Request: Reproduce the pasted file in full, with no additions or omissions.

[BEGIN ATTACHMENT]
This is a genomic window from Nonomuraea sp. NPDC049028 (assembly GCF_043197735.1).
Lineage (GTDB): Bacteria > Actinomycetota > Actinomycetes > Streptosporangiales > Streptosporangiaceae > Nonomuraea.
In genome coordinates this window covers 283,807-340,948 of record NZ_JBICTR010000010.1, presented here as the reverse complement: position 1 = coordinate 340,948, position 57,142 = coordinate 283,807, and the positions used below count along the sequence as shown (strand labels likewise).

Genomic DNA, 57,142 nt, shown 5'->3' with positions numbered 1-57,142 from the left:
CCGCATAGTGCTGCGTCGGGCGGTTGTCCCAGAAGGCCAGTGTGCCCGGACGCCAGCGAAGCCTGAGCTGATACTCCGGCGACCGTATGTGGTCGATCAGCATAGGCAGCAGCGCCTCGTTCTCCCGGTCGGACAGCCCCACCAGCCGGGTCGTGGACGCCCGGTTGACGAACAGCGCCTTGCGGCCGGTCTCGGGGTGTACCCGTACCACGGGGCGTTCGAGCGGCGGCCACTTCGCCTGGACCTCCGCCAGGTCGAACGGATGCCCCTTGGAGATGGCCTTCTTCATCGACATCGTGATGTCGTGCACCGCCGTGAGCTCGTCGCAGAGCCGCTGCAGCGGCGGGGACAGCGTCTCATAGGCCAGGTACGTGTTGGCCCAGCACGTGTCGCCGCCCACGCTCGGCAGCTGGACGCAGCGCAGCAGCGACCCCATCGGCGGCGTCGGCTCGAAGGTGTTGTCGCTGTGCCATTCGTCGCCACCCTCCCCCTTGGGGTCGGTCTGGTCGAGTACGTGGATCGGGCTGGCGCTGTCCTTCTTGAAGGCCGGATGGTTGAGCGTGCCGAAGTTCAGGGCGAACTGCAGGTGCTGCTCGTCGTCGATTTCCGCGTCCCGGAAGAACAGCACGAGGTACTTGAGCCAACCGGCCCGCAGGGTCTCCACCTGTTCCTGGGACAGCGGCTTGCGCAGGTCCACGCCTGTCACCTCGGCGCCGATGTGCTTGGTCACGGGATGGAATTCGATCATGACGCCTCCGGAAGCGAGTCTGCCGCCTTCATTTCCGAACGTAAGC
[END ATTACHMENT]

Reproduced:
This is a genomic window from Nonomuraea sp. NPDC049028 (assembly GCF_043197735.1).
Lineage (GTDB): Bacteria > Actinomycetota > Actinomycetes > Streptosporangiales > Streptosporangiaceae > Nonomuraea.
In genome coordinates this window covers 283,807-340,948 of record NZ_JBICTR010000010.1, presented here as the reverse complement: position 1 = coordinate 340,948, position 57,142 = coordinate 283,807, and the positions used below count along the sequence as shown (strand labels likewise).

Genomic DNA, 57,142 nt, shown 5'->3' with positions numbered 1-57,142 from the left:
CCGCATAGTGCTGCGTCGGGCGGTTGTCCCAGAAGGCCAGTGTGCCCGGACGCCAGCGAAGCCTGAGCTGATACTCCGGCGACCGTATGTGGTCGATCAGCATAGGCAGCAGCGCCTCGTTCTCCCGGTCGGACAGCCCCACCAGCCGGGTCGTGGACGCCCGGTTGACGAACAGCGCCTTGCGGCCGGTCTCGGGGTGTACCCGTACCACGGGGCGTTCGAGCGGCGGCCACTTCGCCTGGACCTCCGCCAGGTCGAACGGATGCCCCTTGGAGATGGCCTTCTTCATCGACATCGTGATGTCGTGCACCGCCGTGAGCTCGTCGCAGAGCCGCTGCAGCGGCGGGGACAGCGTCTCATAGGCCAGGTACGTGTTGGCCCAGCACGTGTCGCCGCCCACGCTCGGCAGCTGGACGCAGCGCAGCAGCGACCCCATCGGCGGCGTCGGCTCGAAGGTGTTGTCGCTGTGCCATTCGTCGCCACCCTCCCCCTTGGGGTCGGTCTGGTCGAGTACGTGGATCGGGCTGGCGCTGTCCTTCTTGAAGGCCGGATGGTTGAGCGTGCCGAAGTTCAGGGCGAACTGCAGGTGCTGCTCGTCGTCGATTTCCGCGTCCCGGAAGAACAGCACGAGGTACTTGAGCCAACCGGCCCGCAGGGTCTCCACCTGTTCCTGGGACAGCGGCTTGCGCAGGTCCACGCCTGTCACCTCGGCGCCGATGTGCTTGGTCACGGGATGGAATTCGATCATGACGCCTCCGGAAGCGAGTCTGCCGCCTTCATTTCCGAACGTAAGC